Monthly Archive for May, 2006

Photoshop goodness

I gots me some new Photoshop filter/rendering tools via the FilterForge beta. Its HDMI lighting engine is spectacular.

I based the water part of this painting on a couple of Vladimir Golovin’s textures, which I modified through FilterForge. The planets and stars were created using my own process.

If you want the image for desktop wallpaper, choose your size and download:

Note: to find out which version to use, right-click on your desktop and select Properties. Click the Settings tab, and note the setting in the Screen Resolution box.

If you are using Internet Explorer, once the image appears, you must mouse off of the image. When you mouse back over the image, an Expand box will appear in the lower-right corner of the screen. Click it. After the image returns to 100%, right-click the image, and select Set as Background.

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What’s in my brain

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Iconic acrobats

How people icons amuse themselves while waiting for visual communicators to use them:

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Rocket science

I’ve been wondering…

You’ll often hear people say, “it’s not like rocket science or anything.”

I wonder… what do rocket scientists say?

I’ll bet that they say “It’s not like talking to girls or anything.”

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Fixation vs. attention

Eye tracking studies are all the rage today, in part because of the increasing sophistication of the technology involved. A few years ago, eye tracking was cumbersome and annoying. Subjects had to insert clear contact lenses, with wires spiraling out of them, and struggle to interact with documentation “normally while the test was taking place. I don’t know about you, but I find it hard to behave “normally with spiral wires hanging out of my eyes.

But recent advances in technology have allowed eye tracking systems to be priced within the reach of almost any commercial enterprise. If you are a technical communicator (or information designer, user experience developer, etc., etc.), chances are that within the next five years, eye tracking studies will become part of your regular routine.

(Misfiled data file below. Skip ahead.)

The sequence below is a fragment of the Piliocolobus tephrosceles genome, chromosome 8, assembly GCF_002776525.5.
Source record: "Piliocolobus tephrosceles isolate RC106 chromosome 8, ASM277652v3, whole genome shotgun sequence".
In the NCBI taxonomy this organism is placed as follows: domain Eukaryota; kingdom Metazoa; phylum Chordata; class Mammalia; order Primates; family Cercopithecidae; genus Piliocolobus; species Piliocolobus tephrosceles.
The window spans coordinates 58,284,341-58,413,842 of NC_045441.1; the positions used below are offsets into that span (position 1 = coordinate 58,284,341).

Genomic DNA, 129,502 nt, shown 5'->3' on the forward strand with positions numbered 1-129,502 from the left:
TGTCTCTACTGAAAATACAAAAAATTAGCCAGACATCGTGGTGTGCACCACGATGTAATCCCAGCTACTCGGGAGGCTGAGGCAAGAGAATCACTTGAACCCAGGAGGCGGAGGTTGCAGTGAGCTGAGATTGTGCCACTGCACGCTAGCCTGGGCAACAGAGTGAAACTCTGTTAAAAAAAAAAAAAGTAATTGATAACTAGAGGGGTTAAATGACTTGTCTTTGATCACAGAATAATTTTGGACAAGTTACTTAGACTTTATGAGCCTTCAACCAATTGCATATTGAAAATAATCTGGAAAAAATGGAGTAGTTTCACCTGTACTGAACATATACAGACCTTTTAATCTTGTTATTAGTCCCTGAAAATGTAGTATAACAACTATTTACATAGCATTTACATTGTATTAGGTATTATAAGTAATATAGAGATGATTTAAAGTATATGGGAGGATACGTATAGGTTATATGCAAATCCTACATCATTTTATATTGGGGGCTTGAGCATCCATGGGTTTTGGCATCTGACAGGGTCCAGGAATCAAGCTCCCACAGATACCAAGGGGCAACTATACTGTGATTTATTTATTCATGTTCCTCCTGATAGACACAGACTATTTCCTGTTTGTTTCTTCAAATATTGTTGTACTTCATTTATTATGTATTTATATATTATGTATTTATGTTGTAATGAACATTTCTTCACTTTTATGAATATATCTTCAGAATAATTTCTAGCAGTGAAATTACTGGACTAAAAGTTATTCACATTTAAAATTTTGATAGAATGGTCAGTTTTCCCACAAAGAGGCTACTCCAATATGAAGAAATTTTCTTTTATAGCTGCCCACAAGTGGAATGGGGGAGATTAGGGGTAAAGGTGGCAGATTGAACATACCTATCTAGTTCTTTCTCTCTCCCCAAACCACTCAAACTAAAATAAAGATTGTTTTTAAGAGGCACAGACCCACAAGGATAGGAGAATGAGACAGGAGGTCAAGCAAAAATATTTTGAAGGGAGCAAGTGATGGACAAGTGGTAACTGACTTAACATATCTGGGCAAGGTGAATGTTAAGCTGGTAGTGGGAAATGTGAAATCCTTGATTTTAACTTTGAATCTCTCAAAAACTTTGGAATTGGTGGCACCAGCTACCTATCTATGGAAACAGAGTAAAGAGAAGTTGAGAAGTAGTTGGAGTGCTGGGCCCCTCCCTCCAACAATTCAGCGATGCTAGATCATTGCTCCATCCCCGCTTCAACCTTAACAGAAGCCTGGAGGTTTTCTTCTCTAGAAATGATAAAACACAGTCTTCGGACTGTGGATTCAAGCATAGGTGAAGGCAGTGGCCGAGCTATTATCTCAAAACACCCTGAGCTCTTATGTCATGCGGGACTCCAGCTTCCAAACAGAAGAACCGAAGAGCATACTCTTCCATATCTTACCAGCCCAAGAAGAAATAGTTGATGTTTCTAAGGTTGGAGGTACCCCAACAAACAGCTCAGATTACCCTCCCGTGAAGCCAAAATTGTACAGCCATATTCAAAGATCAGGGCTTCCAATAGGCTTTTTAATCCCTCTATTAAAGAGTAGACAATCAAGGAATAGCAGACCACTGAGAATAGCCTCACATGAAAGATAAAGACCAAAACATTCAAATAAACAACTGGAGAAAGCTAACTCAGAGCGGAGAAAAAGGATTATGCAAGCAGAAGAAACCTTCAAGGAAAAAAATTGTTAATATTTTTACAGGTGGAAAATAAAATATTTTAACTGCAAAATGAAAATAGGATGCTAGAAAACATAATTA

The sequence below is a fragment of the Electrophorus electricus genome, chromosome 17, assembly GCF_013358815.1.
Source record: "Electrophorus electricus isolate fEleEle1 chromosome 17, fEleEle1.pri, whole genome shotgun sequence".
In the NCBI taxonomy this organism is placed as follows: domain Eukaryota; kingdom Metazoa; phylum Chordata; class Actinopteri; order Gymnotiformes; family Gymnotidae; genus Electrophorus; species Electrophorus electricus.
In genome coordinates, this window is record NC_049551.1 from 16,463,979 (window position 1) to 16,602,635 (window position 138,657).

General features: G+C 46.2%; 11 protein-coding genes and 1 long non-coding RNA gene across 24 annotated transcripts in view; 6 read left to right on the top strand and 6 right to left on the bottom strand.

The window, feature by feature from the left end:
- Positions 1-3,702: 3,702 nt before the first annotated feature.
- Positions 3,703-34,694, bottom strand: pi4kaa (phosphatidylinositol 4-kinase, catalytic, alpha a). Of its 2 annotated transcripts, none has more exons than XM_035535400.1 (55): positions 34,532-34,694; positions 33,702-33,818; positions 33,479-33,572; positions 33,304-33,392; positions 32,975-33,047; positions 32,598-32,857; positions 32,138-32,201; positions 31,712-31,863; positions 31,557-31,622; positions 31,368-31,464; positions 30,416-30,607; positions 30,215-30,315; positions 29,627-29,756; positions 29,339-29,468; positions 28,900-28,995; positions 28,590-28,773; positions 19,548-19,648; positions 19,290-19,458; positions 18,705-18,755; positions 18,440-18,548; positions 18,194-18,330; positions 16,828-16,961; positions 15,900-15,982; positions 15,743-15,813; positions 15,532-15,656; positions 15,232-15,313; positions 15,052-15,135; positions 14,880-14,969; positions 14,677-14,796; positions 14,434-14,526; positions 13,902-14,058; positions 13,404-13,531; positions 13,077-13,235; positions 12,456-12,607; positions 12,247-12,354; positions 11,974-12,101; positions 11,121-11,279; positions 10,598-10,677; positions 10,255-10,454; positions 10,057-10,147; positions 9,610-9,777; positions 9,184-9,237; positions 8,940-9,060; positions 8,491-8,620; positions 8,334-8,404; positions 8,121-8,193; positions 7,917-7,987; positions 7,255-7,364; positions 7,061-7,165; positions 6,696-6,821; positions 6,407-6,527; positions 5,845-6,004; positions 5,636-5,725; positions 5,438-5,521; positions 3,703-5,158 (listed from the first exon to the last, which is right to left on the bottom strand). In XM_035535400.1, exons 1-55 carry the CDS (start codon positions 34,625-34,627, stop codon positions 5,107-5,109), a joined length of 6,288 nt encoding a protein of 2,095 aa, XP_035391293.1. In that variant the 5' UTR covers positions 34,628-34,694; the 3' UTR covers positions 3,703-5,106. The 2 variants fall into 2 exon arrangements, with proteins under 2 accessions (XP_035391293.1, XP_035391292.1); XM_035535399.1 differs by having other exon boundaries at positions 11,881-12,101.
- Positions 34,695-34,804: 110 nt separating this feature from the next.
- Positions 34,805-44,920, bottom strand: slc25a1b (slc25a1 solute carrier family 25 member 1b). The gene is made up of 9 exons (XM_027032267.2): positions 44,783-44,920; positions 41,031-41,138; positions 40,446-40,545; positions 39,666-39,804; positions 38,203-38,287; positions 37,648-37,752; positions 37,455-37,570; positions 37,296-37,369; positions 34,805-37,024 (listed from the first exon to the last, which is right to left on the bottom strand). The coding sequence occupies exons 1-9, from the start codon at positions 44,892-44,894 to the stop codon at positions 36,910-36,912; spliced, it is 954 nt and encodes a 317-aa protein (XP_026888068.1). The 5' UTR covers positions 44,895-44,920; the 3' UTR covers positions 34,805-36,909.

With that in mind, it pays to be cautious. Eye tracking studies can be useful, but it’s tempting to draw conclusions that aren’t valid. One of the biggest mistakes people make is confusing fixation and attention. Just because your studies reveal that a subject’s eyes are drawn to a specific spot on the page, it doesn’t mean that the person is actually processing (or will retain) what he is looking at!

The human eye can take in quite a bit of different information at once. However, the brain can only process one “visual scene at a time. Don’t believe me? Consider the following example.

Below is a link to a movie. Don’t open it yet. The movie shows six people passing basketballs around. One group of three is wearing black, the other group of three is wearing white. When you watch the movie, your instructions are to count the number of chest passes and bounce passes that the WHITE team makes. Do nothing else. If you see four chest passes and two bounce passes, then your answer would be “4 and “2.

Got it? When you’re comfortable with the instructions above, click the link below and watch the movie. Then return here and click Read the Rest of this Entry to determine what your results mean.

Watch Movie(7mb movie, wait for it to load and click Play)

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A quiet game

Late summer 1985, and I’ve been told to get to bed. I’m just beginning the seventh grade, and Mom and Dad are enforcing the bedtime rules. Lying in bed, I struggle to fall asleep, even though the room isn’t quite dark yet. I can hear the sounds of a late summer night though my open bedroom window: a dog barking; an occasional car whooshing down the street, temporarily drowning out the mad cacophony of frogs and insects; the neighbor’s sprinkler swishing in his front yard, striking our aluminum siding every 43 seconds.

I hear Daddy’s footsteps pounding up the stairs. He opens the door gently, and pokes his head in. I’m pretending to be asleep. “Psst. Hey. Get up. He’s about to do it, he whispers.
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A nose ahead of the rest

It has been thirty years since California established itself as an authentic wine region. The “Judgment of Paris,” as the event was nicknamed, occurred when a French wine merchant organized a blind wine tasting that included the most prestigious oenophiles in the world. When the results of the experts’ ratings were revealed, they were quite shocked to learn they had rated California wines at the top of the list, and placed their own beloved French wines at the bottom.

Yesterday, the tasting was re-enacted in honor of the 30th anniversary of the event. American, British, and French experts once again subjected themselves to a blind tasting, to see if this shocking defeat could be reversed.

It wasn’t. California won again.

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